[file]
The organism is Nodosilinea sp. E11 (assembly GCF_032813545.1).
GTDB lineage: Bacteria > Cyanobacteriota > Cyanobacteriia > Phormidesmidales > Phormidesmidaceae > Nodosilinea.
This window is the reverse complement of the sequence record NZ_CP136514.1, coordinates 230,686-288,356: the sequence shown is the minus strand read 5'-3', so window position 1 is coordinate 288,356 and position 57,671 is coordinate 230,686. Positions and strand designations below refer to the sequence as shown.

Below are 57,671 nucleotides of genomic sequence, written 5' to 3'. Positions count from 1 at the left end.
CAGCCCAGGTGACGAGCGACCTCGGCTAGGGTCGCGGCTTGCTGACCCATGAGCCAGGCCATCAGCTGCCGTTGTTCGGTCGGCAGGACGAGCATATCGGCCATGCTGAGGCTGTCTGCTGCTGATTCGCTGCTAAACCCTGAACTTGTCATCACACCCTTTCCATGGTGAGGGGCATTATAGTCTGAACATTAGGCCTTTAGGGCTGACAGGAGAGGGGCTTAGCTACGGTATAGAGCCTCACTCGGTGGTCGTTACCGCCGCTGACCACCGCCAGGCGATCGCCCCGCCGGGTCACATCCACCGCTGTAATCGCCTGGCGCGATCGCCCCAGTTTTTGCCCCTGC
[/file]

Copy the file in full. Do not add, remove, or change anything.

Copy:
The organism is Nodosilinea sp. E11 (assembly GCF_032813545.1).
GTDB lineage: Bacteria > Cyanobacteriota > Cyanobacteriia > Phormidesmidales > Phormidesmidaceae > Nodosilinea.
This window is the reverse complement of the sequence record NZ_CP136514.1, coordinates 230,686-288,356: the sequence shown is the minus strand read 5'-3', so window position 1 is coordinate 288,356 and position 57,671 is coordinate 230,686. Positions and strand designations below refer to the sequence as shown.

Below are 57,671 nucleotides of genomic sequence, written 5' to 3'. Positions count from 1 at the left end.
CAGCCCAGGTGACGAGCGACCTCGGCTAGGGTCGCGGCTTGCTGACCCATGAGCCAGGCCATCAGCTGCCGTTGTTCGGTCGGCAGGACGAGCATATCGGCCATGCTGAGGCTGTCTGCTGCTGATTCGCTGCTAAACCCTGAACTTGTCATCACACCCTTTCCATGGTGAGGGGCATTATAGTCTGAACATTAGGCCTTTAGGGCTGACAGGAGAGGGGCTTAGCTACGGTATAGAGCCTCACTCGGTGGTCGTTACCGCCGCTGACCACCGCCAGGCGATCGCCCCGCCGGGTCACATCCACCGCTGTAATCGCCTGGCGCGATCGCCCCAGTTTTTGCCCCTGC